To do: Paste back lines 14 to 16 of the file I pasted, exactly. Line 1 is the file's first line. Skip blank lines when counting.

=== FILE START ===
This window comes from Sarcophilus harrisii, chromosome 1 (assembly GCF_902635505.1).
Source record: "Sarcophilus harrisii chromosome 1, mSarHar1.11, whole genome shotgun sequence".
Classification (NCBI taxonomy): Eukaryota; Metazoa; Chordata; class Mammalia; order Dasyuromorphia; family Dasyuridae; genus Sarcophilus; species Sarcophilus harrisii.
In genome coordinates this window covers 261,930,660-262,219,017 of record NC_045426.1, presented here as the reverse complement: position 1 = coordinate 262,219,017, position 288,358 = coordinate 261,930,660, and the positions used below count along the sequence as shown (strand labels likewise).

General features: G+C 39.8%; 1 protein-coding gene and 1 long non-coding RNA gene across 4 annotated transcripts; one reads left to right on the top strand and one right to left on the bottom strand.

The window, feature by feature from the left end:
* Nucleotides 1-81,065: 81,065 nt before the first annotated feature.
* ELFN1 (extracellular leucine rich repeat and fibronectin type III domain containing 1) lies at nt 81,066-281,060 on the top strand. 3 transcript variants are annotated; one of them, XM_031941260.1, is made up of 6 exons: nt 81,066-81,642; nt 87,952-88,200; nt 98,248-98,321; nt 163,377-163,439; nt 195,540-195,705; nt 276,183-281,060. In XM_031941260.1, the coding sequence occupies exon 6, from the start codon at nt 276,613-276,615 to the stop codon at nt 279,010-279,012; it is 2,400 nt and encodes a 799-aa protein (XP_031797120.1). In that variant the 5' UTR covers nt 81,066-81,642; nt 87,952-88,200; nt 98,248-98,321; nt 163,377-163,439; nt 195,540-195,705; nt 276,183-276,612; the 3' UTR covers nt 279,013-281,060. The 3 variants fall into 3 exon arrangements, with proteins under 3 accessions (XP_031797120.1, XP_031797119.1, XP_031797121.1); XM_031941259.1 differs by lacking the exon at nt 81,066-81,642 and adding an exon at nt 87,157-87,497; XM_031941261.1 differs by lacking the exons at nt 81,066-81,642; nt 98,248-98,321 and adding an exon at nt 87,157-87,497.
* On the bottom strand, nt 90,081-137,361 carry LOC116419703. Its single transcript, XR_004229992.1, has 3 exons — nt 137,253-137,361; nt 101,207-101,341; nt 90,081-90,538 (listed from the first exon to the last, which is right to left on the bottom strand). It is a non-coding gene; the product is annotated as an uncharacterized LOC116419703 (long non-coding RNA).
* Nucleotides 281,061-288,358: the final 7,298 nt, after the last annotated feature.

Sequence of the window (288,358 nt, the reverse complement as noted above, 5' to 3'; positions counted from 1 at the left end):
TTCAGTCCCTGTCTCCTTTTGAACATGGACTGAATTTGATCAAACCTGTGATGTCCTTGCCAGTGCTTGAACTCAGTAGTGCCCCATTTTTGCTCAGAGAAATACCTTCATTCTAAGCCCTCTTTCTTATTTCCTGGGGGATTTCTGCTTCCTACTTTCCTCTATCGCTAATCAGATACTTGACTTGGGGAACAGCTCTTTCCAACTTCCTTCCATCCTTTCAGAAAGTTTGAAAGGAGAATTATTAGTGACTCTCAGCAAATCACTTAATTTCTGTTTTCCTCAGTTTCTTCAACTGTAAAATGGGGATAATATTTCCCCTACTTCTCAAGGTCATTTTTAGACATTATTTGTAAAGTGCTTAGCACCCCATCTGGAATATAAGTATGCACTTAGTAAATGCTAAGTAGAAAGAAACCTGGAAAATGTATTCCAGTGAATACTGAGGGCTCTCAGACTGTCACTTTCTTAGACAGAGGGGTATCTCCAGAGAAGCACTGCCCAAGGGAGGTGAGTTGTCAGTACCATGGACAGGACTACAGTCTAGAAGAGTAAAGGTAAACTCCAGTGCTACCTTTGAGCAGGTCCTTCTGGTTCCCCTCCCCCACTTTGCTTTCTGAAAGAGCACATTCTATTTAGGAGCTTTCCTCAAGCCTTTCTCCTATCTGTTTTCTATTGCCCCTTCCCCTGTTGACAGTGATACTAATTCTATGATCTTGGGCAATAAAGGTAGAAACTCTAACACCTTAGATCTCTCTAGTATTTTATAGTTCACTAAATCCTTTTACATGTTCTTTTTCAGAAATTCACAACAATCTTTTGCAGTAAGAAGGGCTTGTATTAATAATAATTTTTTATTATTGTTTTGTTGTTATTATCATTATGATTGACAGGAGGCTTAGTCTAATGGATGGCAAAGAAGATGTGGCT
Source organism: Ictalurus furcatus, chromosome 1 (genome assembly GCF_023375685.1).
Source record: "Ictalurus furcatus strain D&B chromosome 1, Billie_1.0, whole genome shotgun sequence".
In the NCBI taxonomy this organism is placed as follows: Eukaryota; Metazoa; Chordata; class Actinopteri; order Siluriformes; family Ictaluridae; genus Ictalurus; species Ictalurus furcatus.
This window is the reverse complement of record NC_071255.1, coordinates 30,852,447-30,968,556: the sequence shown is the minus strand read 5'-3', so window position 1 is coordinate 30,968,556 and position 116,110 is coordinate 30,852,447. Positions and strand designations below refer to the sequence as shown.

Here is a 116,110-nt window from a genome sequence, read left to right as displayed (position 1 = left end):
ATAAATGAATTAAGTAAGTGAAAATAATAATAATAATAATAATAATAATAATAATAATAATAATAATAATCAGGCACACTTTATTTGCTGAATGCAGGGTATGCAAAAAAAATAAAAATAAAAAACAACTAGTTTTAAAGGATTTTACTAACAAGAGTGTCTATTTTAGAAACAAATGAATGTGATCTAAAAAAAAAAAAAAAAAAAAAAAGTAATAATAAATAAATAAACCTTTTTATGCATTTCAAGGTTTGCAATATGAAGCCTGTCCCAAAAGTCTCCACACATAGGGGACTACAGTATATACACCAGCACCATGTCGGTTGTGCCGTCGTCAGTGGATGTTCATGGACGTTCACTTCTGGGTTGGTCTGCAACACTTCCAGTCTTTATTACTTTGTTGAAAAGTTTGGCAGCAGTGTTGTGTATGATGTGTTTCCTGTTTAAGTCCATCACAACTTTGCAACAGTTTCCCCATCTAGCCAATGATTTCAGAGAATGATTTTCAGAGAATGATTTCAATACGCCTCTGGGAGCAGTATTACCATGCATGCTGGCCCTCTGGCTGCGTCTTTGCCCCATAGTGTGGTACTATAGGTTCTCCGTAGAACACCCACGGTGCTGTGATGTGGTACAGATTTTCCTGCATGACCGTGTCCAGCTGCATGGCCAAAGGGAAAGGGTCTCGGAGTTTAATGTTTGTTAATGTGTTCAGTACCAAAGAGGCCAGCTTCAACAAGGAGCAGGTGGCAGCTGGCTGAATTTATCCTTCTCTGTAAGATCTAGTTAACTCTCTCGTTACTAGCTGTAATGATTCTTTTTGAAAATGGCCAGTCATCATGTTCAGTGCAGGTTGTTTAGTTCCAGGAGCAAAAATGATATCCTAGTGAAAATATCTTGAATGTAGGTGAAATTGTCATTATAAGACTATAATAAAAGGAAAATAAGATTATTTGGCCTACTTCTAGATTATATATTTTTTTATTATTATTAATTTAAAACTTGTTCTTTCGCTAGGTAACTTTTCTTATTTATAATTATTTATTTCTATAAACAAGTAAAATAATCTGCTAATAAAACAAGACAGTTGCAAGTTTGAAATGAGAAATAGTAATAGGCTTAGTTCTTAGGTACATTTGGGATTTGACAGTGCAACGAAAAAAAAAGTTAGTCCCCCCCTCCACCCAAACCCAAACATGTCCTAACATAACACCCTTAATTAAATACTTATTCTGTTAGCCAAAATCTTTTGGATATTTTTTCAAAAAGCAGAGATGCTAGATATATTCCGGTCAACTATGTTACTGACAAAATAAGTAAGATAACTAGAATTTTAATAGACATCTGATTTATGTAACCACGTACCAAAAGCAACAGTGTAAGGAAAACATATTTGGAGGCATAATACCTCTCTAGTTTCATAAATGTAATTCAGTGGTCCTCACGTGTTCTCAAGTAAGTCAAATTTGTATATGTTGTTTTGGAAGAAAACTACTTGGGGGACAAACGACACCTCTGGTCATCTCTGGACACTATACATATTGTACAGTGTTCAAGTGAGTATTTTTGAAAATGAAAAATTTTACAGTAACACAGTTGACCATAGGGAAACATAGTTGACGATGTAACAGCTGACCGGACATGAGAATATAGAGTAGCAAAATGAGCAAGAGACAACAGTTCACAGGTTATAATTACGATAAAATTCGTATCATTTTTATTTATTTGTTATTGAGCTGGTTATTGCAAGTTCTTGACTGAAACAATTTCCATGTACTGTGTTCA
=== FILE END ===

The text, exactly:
Source record: "Ictalurus furcatus strain D&B chromosome 1, Billie_1.0, whole genome shotgun sequence".
In the NCBI taxonomy this organism is placed as follows: Eukaryota; Metazoa; Chordata; class Actinopteri; order Siluriformes; family Ictaluridae; genus Ictalurus; species Ictalurus furcatus.
This window is the reverse complement of record NC_071255.1, coordinates 30,852,447-30,968,556: the sequence shown is the minus strand read 5'-3', so window position 1 is coordinate 30,968,556 and position 116,110 is coordinate 30,852,447. Positions and strand designations below refer to the sequence as shown.